Willie comes down in the dark mornings, hardly waits to swallow his porridge before he runs away in the direction of the byres, calling the name of his big brother.
“Ooie. Ooie. Where are you? Are you in t’low byre Ooie? Can’t find you, Ooie. Which byre are you in, Ooie?”
Having been made happy by a shout from Hugh, he then profers his help. “Can I help to meal t’cows, Ooie? Tell me what byre I should take. Which uns should I meal? Can I meal t’eiffers? Ooie. I want to meal them uns, Ooie. Let me give that little white un its meal. Which on them kicks?” And so on. Asking endless questions while he carries and empties his little pail, big enough now for all the meal that war time cattle are allowed.
Theoretically the heartiest eater should be of the liveliest nature but John, who is not half the trencherman of Willie, has far more mercurial spirits. His laughter comes rippling up from the byre and we know that he sees fun in everything while Willie’s voice, in constant call after Ooie, has a plaintive cadence that might deceive a listener into thinking it belonged to a delicate weakling until daylight reveals the sturdy frame and rosy cheeks of our youngest laddie.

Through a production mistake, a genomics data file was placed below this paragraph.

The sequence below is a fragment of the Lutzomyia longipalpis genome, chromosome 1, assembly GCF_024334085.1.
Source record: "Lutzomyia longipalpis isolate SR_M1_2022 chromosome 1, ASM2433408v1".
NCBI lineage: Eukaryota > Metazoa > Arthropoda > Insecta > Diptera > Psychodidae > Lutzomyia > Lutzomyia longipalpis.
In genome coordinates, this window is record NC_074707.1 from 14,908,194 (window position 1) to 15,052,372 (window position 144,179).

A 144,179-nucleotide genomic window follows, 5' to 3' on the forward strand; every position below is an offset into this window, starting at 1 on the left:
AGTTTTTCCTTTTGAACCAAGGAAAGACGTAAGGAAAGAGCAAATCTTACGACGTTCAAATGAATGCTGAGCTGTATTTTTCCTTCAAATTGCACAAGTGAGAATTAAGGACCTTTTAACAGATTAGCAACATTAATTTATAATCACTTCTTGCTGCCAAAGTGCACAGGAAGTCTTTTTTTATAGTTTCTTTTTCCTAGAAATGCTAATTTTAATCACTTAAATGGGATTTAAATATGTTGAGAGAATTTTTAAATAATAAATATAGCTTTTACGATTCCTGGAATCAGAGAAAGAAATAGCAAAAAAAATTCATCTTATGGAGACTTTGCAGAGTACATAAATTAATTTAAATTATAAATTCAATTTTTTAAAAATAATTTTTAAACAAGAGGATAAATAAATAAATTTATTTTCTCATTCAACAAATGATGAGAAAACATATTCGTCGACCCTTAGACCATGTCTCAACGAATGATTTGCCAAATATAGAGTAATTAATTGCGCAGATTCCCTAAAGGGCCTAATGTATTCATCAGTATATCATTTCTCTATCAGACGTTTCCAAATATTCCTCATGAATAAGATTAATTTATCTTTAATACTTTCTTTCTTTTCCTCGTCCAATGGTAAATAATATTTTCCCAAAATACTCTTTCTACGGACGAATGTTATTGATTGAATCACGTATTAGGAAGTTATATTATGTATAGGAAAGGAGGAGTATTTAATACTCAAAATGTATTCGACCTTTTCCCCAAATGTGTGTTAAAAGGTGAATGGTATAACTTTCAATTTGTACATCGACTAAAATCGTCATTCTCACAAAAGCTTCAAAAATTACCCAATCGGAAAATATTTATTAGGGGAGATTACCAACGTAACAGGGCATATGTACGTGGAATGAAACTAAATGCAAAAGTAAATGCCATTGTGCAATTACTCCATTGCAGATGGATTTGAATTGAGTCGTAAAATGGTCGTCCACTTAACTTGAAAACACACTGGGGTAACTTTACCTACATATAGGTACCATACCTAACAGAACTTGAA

When Hugh, in the evening, mimics Willie’s pathetic sing song of the mealing of the cows, that small farmer in embryo looks at him with a mournful droop of his lips and a darkly smiling protest in his big brown eyes. “No, I don’t say it a that away.”
“Willie, come and lets us have a wrussle,” cries the lively middle boy and soon the pair of them are tearing at each other, heads nearly to the ground, coat tails in the air, legs and arms entangled, so that one cannot tell to whom they belong, while their shouts and laughter fill the room.
When Willie’s crimson face comes uppermost in the struggle framed in a tangle of yellow hair, all melancholy has vanished from the lips and eyes. They are now crowing with the excitement of battle and the white glittering teeth make one forget the wistful gravity of lips in repose.